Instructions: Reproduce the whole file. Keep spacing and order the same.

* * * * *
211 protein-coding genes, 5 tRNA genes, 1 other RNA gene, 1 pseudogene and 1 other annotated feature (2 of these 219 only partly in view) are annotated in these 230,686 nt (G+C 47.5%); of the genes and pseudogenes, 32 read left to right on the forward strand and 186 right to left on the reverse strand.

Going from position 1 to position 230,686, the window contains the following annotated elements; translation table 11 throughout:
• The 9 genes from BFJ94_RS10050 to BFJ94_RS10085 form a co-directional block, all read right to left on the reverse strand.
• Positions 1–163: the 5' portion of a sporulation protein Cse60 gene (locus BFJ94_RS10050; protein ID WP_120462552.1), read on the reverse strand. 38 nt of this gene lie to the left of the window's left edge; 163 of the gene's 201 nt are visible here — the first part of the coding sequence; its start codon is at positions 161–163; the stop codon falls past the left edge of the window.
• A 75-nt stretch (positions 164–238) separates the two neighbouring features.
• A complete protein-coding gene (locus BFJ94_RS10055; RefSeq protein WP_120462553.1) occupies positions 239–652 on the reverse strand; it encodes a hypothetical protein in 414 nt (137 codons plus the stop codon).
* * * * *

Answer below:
211 protein-coding genes, 5 tRNA genes, 1 other RNA gene, 1 pseudogene and 1 other annotated feature (2 of these 219 only partly in view) are annotated in these 230,686 nt (G+C 47.5%); of the genes and pseudogenes, 32 read left to right on the forward strand and 186 right to left on the reverse strand.

Going from position 1 to position 230,686, the window contains the following annotated elements; translation table 11 throughout:
• The 9 genes from BFJ94_RS10050 to BFJ94_RS10085 form a co-directional block, all read right to left on the reverse strand.
• Positions 1–163: the 5' portion of a sporulation protein Cse60 gene (locus BFJ94_RS10050; protein ID WP_120462552.1), read on the reverse strand. 38 nt of this gene lie to the left of the window's left edge; 163 of the gene's 201 nt are visible here — the first part of the coding sequence; its start codon is at positions 161–163; the stop codon falls past the left edge of the window.
• A 75-nt stretch (positions 164–238) separates the two neighbouring features.
• A complete protein-coding gene (locus BFJ94_RS10055; RefSeq protein WP_120462553.1) occupies positions 239–652 on the reverse strand; it encodes a hypothetical protein in 414 nt (137 codons plus the stop codon).